How Many Americans Live with Cremation Ashes in the Home?
by J. Malec
Cremations on the Rise
According to CANA (the Cremation Association of North America) and the Industry Statistical Information, the US cremation rate as of 2013 was 45.3%. By 2018, the US cremation rate is expected to surpass 50%. Reasons for the switch from burial are many and varied. A few of the primary reasons are:
- changing religious views
- concern for the environment
- cost of a traditional funeral, and
- family is often spread out across the country making traditional burials difficult to orchestrate within three days of death.
Because cremation is on the rise, more and more people are keeping ashes in the home as a remembrance of the deceased.
We are likely the first generation that will inherit the ashes of family members on a broad scale. Estimates vary as to the actual percentage of individuals living with cremains. But we can be sure that those numbers will rise with the growing number of cremations being performed annually.
Keeping Cremation Ashes?
CANA’s most recent annual industry report figures that one-third of people who obtain cremains bury them, one third keep them, and the last third scatter them. Burial is often performed in traditional cemetery settings or along with a tree in a memorial garden or back yard. Scattering ashes can present challenges since states, counties, and cities have disjointed laws about where human ashes may be dispersed.
Two common choices for those who choose to keep ashes are:
- display a memorial urn in a place of veneration within the home, or
- relegate the ashes to a forgotten shelf in a closet.
It is not uncommon to be at a loss as to what to do with cremation ashes once they are in hand. There are plenty of stories about unexpectedly discovering ashes while cleaning out rental properties and the like.
Accu-Care Cremation, a group of Southern California crematories and funeral homes, conducted a survey to find out what people were doing with cremains after memorial services. One in five respondents said they kept the ashes of a loved one in their home. 85% of survey respondents acknowledged they had arranged a cremation at some point. Accu-Care’s article further states: “Of those storing ashes in their homes, 50 percent say they’re holding on to the ashes of a parent, but a smaller 15 percent say they’ve got the ashes of their spouse stored in their home. The majority of those surveyed said they only had one person’s ashes in their house, about 76 percent, with 24 percent saying they had multiple urns in their home.”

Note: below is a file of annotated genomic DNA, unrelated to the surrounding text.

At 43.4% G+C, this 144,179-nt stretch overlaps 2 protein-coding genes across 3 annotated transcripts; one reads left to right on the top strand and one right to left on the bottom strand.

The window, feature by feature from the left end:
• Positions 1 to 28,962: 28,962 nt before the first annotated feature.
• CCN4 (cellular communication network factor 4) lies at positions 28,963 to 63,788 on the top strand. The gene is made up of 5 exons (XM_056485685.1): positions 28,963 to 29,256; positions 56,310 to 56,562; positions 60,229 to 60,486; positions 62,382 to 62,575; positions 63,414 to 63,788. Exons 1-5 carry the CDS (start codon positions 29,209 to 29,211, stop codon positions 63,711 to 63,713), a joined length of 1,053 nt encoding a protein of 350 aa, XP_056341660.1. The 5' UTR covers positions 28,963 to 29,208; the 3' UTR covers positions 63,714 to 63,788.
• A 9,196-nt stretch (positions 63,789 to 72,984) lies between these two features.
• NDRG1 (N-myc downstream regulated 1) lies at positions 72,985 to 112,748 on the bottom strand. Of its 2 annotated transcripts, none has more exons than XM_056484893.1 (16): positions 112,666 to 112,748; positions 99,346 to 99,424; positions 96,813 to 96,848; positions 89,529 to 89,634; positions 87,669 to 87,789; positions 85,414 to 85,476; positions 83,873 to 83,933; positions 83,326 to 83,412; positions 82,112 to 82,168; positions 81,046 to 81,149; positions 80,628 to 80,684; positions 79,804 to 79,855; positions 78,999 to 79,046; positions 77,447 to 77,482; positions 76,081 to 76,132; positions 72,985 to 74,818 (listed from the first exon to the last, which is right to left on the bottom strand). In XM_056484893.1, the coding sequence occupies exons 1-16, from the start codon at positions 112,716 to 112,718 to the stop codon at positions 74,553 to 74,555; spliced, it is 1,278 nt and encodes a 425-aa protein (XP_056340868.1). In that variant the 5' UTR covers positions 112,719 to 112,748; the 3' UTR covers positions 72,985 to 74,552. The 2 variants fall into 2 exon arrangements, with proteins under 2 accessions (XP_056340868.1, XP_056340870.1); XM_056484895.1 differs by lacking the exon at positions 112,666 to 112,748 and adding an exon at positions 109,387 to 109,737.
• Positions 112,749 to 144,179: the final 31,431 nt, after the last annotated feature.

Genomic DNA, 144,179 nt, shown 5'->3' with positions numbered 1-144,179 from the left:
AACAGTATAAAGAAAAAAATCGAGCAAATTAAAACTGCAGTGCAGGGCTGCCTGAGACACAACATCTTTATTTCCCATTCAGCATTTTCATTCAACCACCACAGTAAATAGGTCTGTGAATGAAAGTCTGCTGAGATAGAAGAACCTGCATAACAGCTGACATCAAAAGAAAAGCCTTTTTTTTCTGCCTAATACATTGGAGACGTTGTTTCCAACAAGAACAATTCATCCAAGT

Of the respondents, there are those who kept the ashes to be close to the departed. Only slightly more kept ashes because they didn’t know what to do with them.
With the rising interest in keeping cremains in the home, we may be coming full circle toward ancient practices around honoring ancestors in the household. Indeed, no one would have guessed where the industry was headed fifty years ago, and without a doubt, there will be just as many surprises going forward.
J. Malec is a visual artist and writer whose work often deals with themes related to loss and healing. She lives in Minneapolis, and spends much of her time practicing permaculture in the city.